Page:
Sunday, November 22, 2009

New Apartment

I've been in my new apartment for just over a week now. Of course, this being Korea, nothing works smoothly. As I'd mentioned previously, no one was too keen on informing where I would be moving or how any of it would go down. In addition to the general pleasure that everyone seems to take in depriving me of useful information, there were some personnel changes made at the GHD and I was assigned a new foreign babysitter.

So last Thursday, I go in person over to the GHD to figure out exactly how the moving process will take place the next day. Unfortunately, my GHD person isn't there. "Maybe you forgot that she is not here on Tuesdays and Thursdays?" Yeah, maybe. And maybe you're just baiting me and trying to get me to get angry and flip out.

I'm finally able to contact my GHD person and learn that I just need to have my stuff packed and proved the security code for the movers. Friday I can meet her and she'll provide me info about where I actually need to go to be reunited with my earthly possessions and begin extended habitation.

Friday, I hand over my old keys and receive and address and information about the commuter buses. Everything seems set. I leave that evening to go to dinner with coworkers relatively confident that I actually do have a home. As I pretty much expected, dinner included a bottle of whiskey and I wound up getting dropped off at my new place at about 1AM.

I get on the elevator and it refuses to move. After some confusion I remember that I never learned the words for 'odd' and 'even' and possibly that is the problem here. Enter elevator on opposite side. Bingo! Brandon + whiskey: 1. Korean language: 0

I find my apartment number. There's a banner beside it and posters on the door. I assume this must be b/c it was recently vacated. Seems strange that they advertised it so heavily since I've been scheduled to move here for quite some time. Oh well. I try the key code I was given. Nothing happens. I try it with various combinations of '*' and '#'. I succeed in making it beep angrily at me. Brandon + whiskey: 1. Korean Door: 1.

With no one to consult, I assume that my inability to open the door is probably a function of the whiskey and resolve to stay in the Mojo Hotel I saw next door and try again Saturday morning. The Mojo Hotel doesn't live up the glory of the Mul Hotel. The room is bigger and costs less, but without surround sound or air temperature control in the bathroom, what's the point?

I awaken earlish Saturday and walk out into the garish red light of the 7th floor hallway at the Mojo Hotel. I feel like crap and want to go back to sleep. I go to the apartment and find a security guard at the information desk. He speaks a little English and I explain that I'm couldn't get into my room and ask if he can show me how I need to enter the key code. He asks what room. I tell him. He tells me I can't live there b/c that's the model room. I remember the banners and am angry. I thank him and call the GHD.

I explain the situation to the GHD person.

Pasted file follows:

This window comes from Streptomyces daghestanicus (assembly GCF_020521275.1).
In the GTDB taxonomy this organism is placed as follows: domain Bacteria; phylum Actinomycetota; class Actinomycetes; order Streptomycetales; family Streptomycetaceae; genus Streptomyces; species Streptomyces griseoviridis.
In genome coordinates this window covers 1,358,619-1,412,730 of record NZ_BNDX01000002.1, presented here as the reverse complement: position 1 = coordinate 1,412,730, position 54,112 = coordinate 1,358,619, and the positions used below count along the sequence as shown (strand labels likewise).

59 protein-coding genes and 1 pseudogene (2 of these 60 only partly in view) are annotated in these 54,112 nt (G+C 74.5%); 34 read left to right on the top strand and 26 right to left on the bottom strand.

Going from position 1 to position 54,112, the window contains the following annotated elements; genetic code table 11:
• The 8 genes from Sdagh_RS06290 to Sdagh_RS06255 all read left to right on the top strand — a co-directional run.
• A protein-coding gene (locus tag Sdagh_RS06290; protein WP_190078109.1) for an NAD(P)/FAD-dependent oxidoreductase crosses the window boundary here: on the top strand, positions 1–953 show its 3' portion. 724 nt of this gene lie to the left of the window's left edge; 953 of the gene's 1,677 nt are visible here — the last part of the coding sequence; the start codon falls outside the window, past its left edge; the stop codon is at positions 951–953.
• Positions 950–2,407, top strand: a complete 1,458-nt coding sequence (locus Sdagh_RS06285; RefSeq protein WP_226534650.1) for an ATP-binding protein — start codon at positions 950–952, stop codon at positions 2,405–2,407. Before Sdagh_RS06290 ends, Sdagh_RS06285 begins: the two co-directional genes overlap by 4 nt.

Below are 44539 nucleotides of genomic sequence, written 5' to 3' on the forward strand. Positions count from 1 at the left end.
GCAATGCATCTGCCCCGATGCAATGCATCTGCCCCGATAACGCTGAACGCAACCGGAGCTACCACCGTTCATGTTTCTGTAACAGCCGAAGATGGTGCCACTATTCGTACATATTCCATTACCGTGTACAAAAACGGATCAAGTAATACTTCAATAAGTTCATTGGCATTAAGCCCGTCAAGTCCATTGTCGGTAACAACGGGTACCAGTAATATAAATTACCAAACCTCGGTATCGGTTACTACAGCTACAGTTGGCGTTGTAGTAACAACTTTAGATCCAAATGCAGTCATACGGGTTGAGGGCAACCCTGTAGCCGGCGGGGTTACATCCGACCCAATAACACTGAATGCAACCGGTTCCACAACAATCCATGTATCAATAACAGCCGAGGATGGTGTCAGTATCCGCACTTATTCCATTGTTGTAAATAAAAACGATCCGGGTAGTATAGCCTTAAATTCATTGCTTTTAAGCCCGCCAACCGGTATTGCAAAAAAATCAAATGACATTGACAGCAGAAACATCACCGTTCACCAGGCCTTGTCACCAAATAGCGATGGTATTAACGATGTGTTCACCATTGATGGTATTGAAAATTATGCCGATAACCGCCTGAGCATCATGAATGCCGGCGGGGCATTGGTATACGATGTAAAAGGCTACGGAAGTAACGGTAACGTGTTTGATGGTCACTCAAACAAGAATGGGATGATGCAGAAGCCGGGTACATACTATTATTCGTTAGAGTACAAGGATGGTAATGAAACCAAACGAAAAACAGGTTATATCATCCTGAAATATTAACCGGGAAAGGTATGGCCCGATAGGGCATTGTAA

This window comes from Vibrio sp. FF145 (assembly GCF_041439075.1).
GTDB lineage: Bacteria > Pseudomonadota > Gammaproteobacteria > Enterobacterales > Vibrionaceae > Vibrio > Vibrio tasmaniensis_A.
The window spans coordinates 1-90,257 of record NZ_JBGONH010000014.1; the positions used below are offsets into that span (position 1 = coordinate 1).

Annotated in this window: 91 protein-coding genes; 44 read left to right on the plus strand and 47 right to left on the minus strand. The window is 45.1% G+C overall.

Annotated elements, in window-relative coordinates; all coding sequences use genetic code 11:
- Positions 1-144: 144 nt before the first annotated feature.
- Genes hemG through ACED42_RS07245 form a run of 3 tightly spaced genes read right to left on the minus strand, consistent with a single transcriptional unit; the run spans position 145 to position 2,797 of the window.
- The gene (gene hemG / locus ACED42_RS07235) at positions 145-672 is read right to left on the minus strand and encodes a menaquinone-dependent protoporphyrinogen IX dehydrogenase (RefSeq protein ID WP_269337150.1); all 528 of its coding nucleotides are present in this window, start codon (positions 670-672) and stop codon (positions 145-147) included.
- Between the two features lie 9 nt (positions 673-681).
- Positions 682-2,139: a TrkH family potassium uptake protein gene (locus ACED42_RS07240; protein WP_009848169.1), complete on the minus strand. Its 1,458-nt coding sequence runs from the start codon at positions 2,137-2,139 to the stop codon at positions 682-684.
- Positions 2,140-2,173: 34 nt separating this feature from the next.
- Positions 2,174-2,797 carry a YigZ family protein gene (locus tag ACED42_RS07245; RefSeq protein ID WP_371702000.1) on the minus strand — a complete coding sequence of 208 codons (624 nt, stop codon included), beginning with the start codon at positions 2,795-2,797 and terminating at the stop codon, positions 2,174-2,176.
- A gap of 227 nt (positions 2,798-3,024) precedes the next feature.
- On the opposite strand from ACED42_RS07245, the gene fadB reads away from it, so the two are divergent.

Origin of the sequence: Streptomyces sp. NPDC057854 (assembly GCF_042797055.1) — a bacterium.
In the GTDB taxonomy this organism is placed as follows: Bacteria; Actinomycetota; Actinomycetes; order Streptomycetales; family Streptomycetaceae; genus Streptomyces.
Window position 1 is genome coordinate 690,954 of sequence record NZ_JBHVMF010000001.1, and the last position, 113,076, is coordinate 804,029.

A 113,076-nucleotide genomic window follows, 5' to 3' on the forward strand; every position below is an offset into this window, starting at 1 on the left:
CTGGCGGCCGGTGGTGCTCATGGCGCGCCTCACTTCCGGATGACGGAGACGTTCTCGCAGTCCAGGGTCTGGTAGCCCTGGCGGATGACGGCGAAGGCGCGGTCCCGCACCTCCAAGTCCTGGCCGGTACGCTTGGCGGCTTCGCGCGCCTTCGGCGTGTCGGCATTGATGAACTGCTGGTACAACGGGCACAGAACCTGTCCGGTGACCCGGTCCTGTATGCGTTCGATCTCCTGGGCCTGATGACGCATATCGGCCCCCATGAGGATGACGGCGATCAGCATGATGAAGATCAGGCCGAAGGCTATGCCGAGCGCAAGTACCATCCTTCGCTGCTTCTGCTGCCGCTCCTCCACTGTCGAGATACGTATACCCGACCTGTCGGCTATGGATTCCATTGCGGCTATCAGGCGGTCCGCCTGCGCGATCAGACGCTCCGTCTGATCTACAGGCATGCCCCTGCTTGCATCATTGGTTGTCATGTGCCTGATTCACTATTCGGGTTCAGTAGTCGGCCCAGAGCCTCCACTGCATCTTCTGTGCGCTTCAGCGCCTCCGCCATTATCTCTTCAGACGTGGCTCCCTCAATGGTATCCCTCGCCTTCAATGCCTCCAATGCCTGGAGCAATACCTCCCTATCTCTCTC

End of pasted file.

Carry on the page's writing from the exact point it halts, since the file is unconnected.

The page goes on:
"Oh, your apartment is #___. Didn't the apartment people in the show you to your actual room when you got there yesterday?"

The most frustrating thing about being here is that there's really nothing to direct anger at. Yelling at this girl or even asking why the hell she would tell me the model apartment will not really accomplish anything. There will be no satisfaction. Instead I just angrily say I will try it out and call back if it doesn't work and hang up.

Turns out the key code did work once I had the right door. And all my stuff was there. Behold:

The kitchen

My bed is in the low loft. I have since learned where trash goes.

My desk is a board stuck in a bookshelf. Perfectly functional, just struck me as odd that desks are sold like that.

The one thing that did make me happy was that my apartment is much higher than the model room I was told. So instead of looking out to see a building, I get this view. All in all, I really like the apartment. As soon as i can figure out where to buy a recliner, I'll be set.

Wednesday, November 18, 2009

Fun with GHD

The GHD are the foreigner babysitters that the company provides. I believe they're subcontracted by my company. I only 'believe' this b/c no one really likes to clearly explain who's in charge of anything. This way they can all deny responsibility for anything until you finally manage to corner everyone who could possibly be responsible and force one of them to accede to doing their job. Anyway, since I'm scheduled to move on Friday, I contacted the GHD to ask how this was going to occur.

The impression I got from the housing manager/personal shopper when he brought me dishes was that he would be coming to the temp apartment this Friday while I was at work and moving everything. I would just go to the new apartment Friday evening and start living there. You might think that someone would verify that this was the case and, you know, tell me that I should be packed Thursday, explain how to get keys to the shopper-dude and how to get keys to my new apartment. Or at least tell me which apartment I'm moving to (I have vague information that it's in the building that I liked previously. Thus, my current plan is to get off work Friday, go to a busy area of Seoul, hope I can find an apartment building I visited once, three months ago, and hope that someone there is expecting a random American to show up and demand a place to live).